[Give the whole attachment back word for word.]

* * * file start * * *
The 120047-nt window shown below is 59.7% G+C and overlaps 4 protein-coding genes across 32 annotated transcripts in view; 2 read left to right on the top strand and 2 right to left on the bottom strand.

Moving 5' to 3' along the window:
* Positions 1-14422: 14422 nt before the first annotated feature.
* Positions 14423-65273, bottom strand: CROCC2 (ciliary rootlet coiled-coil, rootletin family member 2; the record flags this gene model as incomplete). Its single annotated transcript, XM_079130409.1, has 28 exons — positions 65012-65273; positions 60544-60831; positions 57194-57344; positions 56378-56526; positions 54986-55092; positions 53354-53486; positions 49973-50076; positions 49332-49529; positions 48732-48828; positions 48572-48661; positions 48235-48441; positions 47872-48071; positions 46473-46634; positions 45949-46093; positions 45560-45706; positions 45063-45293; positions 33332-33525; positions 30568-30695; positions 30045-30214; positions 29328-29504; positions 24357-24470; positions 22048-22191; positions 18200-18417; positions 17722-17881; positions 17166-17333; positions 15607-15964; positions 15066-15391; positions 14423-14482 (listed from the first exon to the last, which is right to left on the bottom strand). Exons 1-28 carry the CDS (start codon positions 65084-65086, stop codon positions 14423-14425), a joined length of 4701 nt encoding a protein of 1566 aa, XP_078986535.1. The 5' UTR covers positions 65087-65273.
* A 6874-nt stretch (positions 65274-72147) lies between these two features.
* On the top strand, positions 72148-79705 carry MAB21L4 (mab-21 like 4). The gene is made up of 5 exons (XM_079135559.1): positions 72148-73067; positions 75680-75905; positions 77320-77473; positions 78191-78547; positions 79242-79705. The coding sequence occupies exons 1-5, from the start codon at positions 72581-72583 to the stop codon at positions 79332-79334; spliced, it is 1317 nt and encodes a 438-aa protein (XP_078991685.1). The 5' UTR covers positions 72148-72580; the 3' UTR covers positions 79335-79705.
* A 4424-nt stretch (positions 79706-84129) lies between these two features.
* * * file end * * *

The 120047-nt window shown below is 59.7% G+C and overlaps 4 protein-coding genes across 32 annotated transcripts in view; 2 read left to right on the top strand and 2 right to left on the bottom strand.

Moving 5' to 3' along the window:
* Positions 1-14422: 14422 nt before the first annotated feature.
* Positions 14423-65273, bottom strand: CROCC2 (ciliary rootlet coiled-coil, rootletin family member 2; the record flags this gene model as incomplete). Its single annotated transcript, XM_079130409.1, has 28 exons — positions 65012-65273; positions 60544-60831; positions 57194-57344; positions 56378-56526; positions 54986-55092; positions 53354-53486; positions 49973-50076; positions 49332-49529; positions 48732-48828; positions 48572-48661; positions 48235-48441; positions 47872-48071; positions 46473-46634; positions 45949-46093; positions 45560-45706; positions 45063-45293; positions 33332-33525; positions 30568-30695; positions 30045-30214; positions 29328-29504; positions 24357-24470; positions 22048-22191; positions 18200-18417; positions 17722-17881; positions 17166-17333; positions 15607-15964; positions 15066-15391; positions 14423-14482 (listed from the first exon to the last, which is right to left on the bottom strand). Exons 1-28 carry the CDS (start codon positions 65084-65086, stop codon positions 14423-14425), a joined length of 4701 nt encoding a protein of 1566 aa, XP_078986535.1. The 5' UTR covers positions 65087-65273.
* A 6874-nt stretch (positions 65274-72147) lies between these two features.
* On the top strand, positions 72148-79705 carry MAB21L4 (mab-21 like 4). The gene is made up of 5 exons (XM_079135559.1): positions 72148-73067; positions 75680-75905; positions 77320-77473; positions 78191-78547; positions 79242-79705. The coding sequence occupies exons 1-5, from the start codon at positions 72581-72583 to the stop codon at positions 79332-79334; spliced, it is 1317 nt and encodes a 438-aa protein (XP_078991685.1). The 5' UTR covers positions 72148-72580; the 3' UTR covers positions 79335-79705.
* A 4424-nt stretch (positions 79706-84129) lies between these two features.